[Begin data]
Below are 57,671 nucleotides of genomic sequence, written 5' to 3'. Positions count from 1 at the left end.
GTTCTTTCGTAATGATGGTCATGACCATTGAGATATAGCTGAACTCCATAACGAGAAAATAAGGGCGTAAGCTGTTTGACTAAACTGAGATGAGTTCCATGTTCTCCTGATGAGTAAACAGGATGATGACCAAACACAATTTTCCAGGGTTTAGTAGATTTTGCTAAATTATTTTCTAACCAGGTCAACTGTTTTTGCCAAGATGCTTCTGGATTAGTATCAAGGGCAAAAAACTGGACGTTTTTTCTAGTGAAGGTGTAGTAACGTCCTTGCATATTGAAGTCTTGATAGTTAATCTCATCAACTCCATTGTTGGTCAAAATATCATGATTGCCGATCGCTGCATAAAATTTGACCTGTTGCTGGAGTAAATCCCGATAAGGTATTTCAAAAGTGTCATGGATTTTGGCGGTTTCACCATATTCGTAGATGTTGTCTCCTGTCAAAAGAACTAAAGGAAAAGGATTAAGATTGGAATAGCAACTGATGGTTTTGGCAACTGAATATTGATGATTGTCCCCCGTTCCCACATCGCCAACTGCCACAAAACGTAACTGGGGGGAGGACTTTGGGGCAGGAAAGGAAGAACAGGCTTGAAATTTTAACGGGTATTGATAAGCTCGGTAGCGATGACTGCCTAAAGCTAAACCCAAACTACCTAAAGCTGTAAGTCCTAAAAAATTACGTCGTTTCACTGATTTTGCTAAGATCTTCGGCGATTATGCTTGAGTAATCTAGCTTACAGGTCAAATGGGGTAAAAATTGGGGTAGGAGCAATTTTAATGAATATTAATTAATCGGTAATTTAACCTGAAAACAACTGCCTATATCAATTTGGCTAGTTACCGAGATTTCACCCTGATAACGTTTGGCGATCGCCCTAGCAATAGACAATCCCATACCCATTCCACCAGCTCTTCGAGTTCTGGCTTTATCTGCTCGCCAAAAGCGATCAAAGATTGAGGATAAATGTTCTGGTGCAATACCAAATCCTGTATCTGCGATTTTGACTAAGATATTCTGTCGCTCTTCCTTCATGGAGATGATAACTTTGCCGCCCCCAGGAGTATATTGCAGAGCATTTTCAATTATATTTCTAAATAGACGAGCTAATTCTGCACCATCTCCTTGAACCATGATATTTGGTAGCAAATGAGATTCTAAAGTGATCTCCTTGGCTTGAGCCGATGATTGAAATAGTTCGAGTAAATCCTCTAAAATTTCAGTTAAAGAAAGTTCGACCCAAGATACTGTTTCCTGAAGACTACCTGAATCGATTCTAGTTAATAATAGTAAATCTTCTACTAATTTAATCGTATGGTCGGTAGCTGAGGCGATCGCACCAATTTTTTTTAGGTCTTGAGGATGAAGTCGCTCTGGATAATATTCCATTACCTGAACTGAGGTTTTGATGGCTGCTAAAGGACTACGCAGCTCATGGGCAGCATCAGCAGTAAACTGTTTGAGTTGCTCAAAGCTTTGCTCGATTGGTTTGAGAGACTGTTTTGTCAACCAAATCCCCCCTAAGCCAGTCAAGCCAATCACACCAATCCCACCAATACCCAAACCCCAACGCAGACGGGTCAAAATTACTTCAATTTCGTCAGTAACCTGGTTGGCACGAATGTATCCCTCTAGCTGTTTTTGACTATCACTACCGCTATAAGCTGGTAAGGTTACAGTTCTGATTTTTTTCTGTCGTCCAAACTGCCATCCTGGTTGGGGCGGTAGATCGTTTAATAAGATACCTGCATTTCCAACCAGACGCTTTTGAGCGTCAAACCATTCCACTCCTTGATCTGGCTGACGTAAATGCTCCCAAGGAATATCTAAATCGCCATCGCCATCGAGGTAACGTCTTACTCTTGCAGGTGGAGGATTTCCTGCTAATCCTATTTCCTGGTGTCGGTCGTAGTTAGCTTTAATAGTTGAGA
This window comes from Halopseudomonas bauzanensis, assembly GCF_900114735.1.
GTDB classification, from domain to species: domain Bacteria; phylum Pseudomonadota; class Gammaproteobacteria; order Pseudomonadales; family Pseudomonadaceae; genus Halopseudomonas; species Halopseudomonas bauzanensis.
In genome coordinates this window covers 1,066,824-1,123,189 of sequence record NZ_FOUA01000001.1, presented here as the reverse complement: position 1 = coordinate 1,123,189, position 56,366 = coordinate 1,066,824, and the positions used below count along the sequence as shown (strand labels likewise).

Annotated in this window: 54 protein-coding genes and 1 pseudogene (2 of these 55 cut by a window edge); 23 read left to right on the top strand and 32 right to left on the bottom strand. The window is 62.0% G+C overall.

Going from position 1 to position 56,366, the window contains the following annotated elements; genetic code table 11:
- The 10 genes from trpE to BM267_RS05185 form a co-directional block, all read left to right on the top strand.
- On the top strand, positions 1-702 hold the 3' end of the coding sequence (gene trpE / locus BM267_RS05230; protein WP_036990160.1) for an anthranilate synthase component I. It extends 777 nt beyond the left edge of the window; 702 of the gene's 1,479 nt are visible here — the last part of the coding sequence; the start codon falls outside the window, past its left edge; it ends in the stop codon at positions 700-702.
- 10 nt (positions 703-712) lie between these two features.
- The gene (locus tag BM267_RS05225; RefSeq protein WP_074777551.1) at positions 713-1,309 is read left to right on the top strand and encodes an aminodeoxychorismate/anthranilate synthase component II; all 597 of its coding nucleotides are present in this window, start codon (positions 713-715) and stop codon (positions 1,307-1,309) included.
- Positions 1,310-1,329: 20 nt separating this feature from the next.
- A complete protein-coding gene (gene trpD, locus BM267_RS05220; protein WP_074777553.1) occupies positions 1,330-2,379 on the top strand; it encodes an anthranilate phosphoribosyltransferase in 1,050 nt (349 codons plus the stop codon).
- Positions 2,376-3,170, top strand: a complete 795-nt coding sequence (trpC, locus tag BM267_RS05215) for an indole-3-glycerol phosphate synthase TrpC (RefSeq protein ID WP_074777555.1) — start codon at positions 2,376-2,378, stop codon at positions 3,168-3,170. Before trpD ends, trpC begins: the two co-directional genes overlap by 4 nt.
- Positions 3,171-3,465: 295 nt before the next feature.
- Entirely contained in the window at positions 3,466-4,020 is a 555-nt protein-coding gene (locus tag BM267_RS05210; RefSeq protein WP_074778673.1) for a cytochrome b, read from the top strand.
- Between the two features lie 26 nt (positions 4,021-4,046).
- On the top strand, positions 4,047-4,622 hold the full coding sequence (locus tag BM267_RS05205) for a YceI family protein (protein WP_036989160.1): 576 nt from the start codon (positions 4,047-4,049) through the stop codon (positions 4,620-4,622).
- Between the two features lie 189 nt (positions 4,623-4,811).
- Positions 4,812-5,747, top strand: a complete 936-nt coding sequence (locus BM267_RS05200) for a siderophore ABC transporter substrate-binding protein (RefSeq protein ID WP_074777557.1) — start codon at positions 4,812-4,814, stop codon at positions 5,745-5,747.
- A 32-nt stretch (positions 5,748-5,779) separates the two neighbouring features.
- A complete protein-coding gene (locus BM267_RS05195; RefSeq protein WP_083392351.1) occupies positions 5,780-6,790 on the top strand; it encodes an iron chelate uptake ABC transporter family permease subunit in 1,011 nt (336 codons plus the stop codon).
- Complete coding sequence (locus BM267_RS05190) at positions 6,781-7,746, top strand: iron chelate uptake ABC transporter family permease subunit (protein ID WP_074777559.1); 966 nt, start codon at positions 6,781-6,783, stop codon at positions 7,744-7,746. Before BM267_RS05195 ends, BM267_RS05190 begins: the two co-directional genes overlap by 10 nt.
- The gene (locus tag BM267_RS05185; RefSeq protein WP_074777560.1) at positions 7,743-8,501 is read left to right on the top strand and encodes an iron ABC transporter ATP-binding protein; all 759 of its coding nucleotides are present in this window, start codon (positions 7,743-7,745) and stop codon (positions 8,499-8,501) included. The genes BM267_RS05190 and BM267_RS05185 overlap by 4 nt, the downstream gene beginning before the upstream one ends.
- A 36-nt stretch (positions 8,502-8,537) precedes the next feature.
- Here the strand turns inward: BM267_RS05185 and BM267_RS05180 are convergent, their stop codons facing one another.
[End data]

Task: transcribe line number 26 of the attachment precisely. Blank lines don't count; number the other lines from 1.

- Here the strand turns inward: BM267_RS05185 and BM267_RS05180 are convergent, their stop codons facing one another.